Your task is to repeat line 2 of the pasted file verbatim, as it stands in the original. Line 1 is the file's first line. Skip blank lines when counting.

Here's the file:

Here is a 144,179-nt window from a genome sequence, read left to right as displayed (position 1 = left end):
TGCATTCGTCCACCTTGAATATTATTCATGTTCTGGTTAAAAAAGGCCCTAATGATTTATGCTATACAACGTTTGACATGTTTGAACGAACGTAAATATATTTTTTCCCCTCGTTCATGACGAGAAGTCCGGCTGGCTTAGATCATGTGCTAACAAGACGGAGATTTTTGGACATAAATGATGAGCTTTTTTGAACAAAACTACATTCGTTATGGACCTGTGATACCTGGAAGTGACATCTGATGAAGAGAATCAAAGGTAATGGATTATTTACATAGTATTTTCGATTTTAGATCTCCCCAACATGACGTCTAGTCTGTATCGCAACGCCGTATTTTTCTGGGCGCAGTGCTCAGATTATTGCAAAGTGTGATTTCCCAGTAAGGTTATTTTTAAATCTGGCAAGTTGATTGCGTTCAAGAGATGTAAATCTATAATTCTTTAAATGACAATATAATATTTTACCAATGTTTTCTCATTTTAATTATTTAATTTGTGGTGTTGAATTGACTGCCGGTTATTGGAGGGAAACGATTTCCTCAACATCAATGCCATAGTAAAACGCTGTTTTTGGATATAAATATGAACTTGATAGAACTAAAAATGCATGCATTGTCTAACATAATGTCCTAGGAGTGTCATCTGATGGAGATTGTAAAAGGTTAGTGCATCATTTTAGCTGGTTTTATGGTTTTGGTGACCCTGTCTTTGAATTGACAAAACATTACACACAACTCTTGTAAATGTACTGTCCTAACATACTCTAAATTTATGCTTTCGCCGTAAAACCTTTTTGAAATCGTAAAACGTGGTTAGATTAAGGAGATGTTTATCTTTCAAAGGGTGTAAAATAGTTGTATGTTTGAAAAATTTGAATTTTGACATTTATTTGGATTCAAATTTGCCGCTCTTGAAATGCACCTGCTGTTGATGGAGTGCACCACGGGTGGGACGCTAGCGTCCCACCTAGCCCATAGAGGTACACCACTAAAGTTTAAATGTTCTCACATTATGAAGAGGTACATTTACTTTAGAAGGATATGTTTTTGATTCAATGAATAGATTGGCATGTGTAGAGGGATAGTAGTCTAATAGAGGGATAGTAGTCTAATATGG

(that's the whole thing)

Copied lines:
TGCATTCGTCCACCTTGAATATTATTCATGTTCTGGTTAAAAAAGGCCCTAATGATTTATGCTATACAACGTTTGACATGTTTGAACGAACGTAAATATATTTTTTCCCCTCGTTCATGACGAGAAGTCCGGCTGGCTTAGATCATGTGCTAACAAGACGGAGATTTTTGGACATAAATGATGAGCTTTTTTGAACAAAACTACATTCGTTATGGACCTGTGATACCTGGAAGTGACATCTGATGAAGAGAATCAAAGGTAATGGATTATTTACATAGTATTTTCGATTTTAGATCTCCCCAACATGACGTCTAGTCTGTATCGCAACGCCGTATTTTTCTGGGCGCAGTGCTCAGATTATTGCAAAGTGTGATTTCCCAGTAAGGTTATTTTTAAATCTGGCAAGTTGATTGCGTTCAAGAGATGTAAATCTATAATTCTTTAAATGACAATATAATATTTTACCAATGTTTTCTCATTTTAATTATTTAATTTGTGGTGTTGAATTGACTGCCGGTTATTGGAGGGAAACGATTTCCTCAACATCAATGCCATAGTAAAACGCTGTTTTTGGATATAAATATGAACTTGATAGAACTAAAAATGCATGCATTGTCTAACATAATGTCCTAGGAGTGTCATCTGATGGAGATTGTAAAAGGTTAGTGCATCATTTTAGCTGGTTTTATGGTTTTGGTGACCCTGTCTTTGAATTGACAAAACATTACACACAACTCTTGTAAATGTACTGTCCTAACATACTCTAAATTTATGCTTTCGCCGTAAAACCTTTTTGAAATCGTAAAACGTGGTTAGATTAAGGAGATGTTTATCTTTCAAAGGGTGTAAAATAGTTGTATGTTTGAAAAATTTGAATTTTGACATTTATTTGGATTCAAATTTGCCGCTCTTGAAATGCACCTGCTGTTGATGGAGTGCACCACGGGTGGGACGCTAGCGTCCCACCTAGCCCATAGAGGTACACCACTAAAGTTTAAATGTTCTCACATTATGAAGAGGTACATTTACTTTAGAAGGATATGTTTTTGATTCAATGAATAGATTGGCATGTGTAGAGGGATAGTAGTCTAATAGAGGGATAGTAGTCTAATATGG